On the same day that President Donald Trump announced that transgenders are barred from serving in the military, the Department of Justice filed an amicus brief in an appeals-court case concerning a man who was fired for telling a client that he was gay, according to The New York Times.
The amicus brief basically says that Title VII under the Civil Rights Act of 1964 does not bar discrimination in the work place specifically for sexual orientation issues.
In the case, Donald Zarda, a sky diving instructor told a female client who was about to tandem jump with him said that she needn’t worry they were strapped so closely together – because he assured her that he was gay. The client’s husband complained to Zarda’s employer, Altitude Express, and Zarda was then fired. This occurred in 2010.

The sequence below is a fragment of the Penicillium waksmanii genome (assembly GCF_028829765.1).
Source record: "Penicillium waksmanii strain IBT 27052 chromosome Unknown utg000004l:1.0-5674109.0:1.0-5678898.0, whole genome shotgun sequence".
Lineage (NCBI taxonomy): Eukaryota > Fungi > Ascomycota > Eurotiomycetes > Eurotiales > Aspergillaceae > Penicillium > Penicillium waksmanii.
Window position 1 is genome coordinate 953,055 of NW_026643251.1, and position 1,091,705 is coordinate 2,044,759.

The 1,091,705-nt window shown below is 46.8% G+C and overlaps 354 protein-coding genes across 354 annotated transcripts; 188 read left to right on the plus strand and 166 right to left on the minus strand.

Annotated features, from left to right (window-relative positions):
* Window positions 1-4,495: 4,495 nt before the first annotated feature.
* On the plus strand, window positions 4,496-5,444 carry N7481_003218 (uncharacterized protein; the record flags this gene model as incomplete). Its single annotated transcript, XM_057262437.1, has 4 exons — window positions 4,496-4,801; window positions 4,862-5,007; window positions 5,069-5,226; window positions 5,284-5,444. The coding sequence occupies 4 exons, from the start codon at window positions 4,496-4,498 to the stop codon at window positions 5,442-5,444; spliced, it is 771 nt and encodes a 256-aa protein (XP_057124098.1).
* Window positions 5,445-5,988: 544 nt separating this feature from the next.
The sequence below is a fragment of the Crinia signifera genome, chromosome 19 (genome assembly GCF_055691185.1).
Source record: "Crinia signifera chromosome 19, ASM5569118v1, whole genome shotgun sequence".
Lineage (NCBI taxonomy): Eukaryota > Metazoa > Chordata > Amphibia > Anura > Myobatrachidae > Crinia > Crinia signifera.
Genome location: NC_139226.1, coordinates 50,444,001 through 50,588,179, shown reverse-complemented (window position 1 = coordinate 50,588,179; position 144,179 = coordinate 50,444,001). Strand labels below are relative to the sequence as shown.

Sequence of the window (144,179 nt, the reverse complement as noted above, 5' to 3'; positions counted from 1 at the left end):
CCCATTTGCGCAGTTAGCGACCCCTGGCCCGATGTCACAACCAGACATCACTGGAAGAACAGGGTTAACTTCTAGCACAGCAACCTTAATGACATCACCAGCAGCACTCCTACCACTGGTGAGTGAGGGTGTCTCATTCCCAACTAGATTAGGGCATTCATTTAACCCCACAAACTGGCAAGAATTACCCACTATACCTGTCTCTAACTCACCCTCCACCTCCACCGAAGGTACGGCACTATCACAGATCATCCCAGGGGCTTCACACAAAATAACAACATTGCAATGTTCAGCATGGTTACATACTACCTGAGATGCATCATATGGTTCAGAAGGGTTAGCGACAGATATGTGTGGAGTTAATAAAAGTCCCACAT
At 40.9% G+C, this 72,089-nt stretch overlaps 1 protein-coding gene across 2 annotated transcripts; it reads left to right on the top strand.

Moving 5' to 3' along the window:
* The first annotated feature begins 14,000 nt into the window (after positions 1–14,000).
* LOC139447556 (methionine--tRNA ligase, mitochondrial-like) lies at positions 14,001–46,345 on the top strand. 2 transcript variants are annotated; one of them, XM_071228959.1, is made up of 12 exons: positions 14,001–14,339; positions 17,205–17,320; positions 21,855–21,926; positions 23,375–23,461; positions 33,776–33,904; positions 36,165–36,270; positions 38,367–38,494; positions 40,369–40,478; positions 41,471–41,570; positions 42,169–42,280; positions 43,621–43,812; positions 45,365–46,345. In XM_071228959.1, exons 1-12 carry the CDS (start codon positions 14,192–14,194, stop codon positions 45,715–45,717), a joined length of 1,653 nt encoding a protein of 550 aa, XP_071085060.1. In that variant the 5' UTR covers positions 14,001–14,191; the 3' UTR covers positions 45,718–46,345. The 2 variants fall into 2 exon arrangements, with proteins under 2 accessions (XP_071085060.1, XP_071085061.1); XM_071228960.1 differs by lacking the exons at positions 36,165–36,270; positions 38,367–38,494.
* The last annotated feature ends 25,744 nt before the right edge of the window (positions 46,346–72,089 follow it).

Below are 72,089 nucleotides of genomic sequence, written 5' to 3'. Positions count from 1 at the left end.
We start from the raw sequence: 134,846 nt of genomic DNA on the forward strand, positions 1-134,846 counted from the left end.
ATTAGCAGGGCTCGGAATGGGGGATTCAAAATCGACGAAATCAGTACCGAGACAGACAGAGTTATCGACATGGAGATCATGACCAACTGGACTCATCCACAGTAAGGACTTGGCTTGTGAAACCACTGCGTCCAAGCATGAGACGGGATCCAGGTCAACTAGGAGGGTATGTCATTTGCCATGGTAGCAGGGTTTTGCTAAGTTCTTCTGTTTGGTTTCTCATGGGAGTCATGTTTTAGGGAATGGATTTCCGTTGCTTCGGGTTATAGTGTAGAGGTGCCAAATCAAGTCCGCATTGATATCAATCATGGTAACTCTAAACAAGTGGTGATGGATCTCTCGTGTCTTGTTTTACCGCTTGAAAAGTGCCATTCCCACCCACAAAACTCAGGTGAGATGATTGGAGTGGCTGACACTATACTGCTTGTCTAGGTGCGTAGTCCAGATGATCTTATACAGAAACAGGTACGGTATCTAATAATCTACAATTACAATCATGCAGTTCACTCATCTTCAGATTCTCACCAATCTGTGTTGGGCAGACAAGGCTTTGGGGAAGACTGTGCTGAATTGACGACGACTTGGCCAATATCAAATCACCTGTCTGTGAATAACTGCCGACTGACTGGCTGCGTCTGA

Zarda then sued his former employer, claiming that they had broken the law under Title VII of the Civil Rights Act of 1964. The case is currently being decided in an appeals court.
The amicus brief filed by the Justice Department, spearheaded by Attorney General Jeff Sessions, claims that Title VII of the 1964 Civil Rights Act does not necessarily bar discrimination based on sexual orientation. What Title VII does specify is discrimination in the workplace based on “race, color, religion, sex or national origin.”
The amicus brief argues that since 1974 every Congress has declined to include within Title VII verbiage barring discrimination in the workplace based on sexual orientation. The reason that the federal government chose the Zarda case to file a brief is because the federal government is the largest employer in the country, and holds a vested interest in determining discrimination in the workplace.
What do you think about this? Share your thoughts on our Facebook page. To read further up on the recent news about Trump's decision to ban transgenders from the military, and to read his daughter's reaction, click here.